Ricky Joe is a park ranger on Qikiqtaruk – Herschel Island from Aklavik, NWT. Here he shares his perspectives on life in the Arctic, working on the land, and the changes he has observed on Qikiqtaruk.
The first time I came to Qikiqtaruk I was 17 or 18. I was travelling and hunting. Back then, there was no park established yet (1978) – there was a lot a char and herring, and people came here for sealing as well. The Mackenzie family were living on Qikiqtaruk. Their children were born and raised here. Most often I came here alone, but I wasn’t scared. You really have to watch it when travelling alone, but when I was younger, I made sure to be there to learn from my dad and uncles, to always follow them and help. I got the basics from them, and then I took it another step further and tried to improve.
There is no sense of time when you are travelling around here – you need a lot of patience. You need to know where and when to stop, when it’s safe to move on. Now everybody is always in a hurry, people travel to places quickly, but don’t get to fully experience them. There are journeys that used to take us days when I was little, and today we can travel to those places in hours. But you still have to remember to really experience the place, to stop and take it all in. My family and I, we just love travelling. It’s hard to say what we love about it – everything. The openness. We have all been travelling since we were very little. I was always with my grandmother and her dog team, helping her, hauling ice for fresh water and hunting.
It’s important to have a connection between the generations. To show children the land, teach them how to travel, how to deal with the weather, teach them the language. My grandparents originally came from Alaska. I used to speak Uummarmiut with my grandmother, but we are losing our language and I kick myself for forgetting words. Now teachers are supporting children going out to the land, there are language classes and drum dance groups. My grandchildren are probably better than me in my language. Culture, dances and stories are coming back to schools, to people’s lives as well.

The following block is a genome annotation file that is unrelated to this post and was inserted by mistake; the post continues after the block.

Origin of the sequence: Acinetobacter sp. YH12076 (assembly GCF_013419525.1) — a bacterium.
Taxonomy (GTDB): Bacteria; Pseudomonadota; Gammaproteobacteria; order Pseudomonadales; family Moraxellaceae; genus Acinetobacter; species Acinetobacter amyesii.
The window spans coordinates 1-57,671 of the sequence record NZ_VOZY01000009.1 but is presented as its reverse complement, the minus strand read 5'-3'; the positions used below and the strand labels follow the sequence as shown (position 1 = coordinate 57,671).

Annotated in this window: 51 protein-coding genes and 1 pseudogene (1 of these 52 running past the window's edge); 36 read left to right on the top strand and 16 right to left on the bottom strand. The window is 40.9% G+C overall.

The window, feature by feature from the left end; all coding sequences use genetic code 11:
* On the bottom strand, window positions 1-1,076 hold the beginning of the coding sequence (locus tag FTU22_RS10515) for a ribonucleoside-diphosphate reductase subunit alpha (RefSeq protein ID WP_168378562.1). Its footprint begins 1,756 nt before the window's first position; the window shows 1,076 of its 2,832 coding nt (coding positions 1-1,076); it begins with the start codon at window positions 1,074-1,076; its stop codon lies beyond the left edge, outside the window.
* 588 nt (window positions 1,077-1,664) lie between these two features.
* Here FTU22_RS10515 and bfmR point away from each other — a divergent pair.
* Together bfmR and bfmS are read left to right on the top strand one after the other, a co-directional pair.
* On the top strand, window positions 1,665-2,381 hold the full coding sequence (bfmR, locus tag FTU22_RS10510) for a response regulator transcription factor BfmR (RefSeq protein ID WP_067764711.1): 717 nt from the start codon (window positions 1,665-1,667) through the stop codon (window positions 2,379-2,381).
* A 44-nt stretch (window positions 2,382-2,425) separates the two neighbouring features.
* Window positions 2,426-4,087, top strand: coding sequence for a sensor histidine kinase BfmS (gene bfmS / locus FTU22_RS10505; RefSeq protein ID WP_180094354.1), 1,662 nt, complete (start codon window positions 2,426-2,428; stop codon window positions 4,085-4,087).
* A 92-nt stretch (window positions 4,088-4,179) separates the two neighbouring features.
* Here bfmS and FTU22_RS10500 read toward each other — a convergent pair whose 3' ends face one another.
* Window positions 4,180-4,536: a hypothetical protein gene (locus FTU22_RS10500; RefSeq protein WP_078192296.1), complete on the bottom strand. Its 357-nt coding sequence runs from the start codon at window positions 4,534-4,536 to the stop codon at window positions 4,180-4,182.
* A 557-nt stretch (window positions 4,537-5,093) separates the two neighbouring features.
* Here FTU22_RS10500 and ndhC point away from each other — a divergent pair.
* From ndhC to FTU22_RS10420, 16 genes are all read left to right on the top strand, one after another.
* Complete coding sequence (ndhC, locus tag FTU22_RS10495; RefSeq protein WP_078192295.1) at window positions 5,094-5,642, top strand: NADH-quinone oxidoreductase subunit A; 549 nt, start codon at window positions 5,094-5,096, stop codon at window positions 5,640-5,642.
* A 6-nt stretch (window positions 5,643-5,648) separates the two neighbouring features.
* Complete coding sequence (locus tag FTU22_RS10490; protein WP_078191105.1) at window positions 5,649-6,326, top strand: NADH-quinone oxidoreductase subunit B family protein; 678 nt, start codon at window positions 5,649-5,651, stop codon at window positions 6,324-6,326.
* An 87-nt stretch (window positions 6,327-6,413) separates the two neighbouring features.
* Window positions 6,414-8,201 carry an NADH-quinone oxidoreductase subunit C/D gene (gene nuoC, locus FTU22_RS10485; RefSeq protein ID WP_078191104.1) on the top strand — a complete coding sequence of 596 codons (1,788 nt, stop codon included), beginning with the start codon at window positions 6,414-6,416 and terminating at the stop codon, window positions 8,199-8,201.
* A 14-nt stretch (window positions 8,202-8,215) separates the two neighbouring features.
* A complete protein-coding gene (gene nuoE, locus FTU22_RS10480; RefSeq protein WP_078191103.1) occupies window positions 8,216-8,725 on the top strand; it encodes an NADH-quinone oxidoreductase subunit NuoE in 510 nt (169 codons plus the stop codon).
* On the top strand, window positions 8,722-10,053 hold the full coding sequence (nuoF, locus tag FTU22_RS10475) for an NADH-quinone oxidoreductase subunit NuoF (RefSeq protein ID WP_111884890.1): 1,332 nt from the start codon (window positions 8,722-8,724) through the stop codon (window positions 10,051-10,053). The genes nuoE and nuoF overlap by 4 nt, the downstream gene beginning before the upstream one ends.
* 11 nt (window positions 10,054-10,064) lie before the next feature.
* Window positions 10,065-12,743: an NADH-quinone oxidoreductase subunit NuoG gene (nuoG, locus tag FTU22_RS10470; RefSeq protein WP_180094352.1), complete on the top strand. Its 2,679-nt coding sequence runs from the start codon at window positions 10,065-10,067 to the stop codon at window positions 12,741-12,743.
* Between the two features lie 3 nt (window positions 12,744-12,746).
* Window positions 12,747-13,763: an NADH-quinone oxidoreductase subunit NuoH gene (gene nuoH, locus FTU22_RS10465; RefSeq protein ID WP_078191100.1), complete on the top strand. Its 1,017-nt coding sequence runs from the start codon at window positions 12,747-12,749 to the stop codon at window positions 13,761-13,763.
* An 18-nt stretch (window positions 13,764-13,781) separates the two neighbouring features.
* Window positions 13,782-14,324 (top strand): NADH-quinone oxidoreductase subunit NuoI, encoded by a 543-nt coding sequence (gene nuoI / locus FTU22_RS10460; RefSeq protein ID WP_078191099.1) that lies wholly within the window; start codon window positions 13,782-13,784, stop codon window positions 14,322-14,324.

When we’re not travelling, a lot of times we’ll get together, have supper and just tell stories. Everybody would chip in and we’ll all share stories – that’s how we learned about our culture and land. We try to make everything from the land. We share stories about where you see certain animals, how to survive here and be safe. Some people like to keep information to themselves, but I like to share. I know how to travel in the delta and mountains in all seasons, and when I am available, people call me when they need help to find lost people. Everybody knows each other in our community, and we always try to help one another.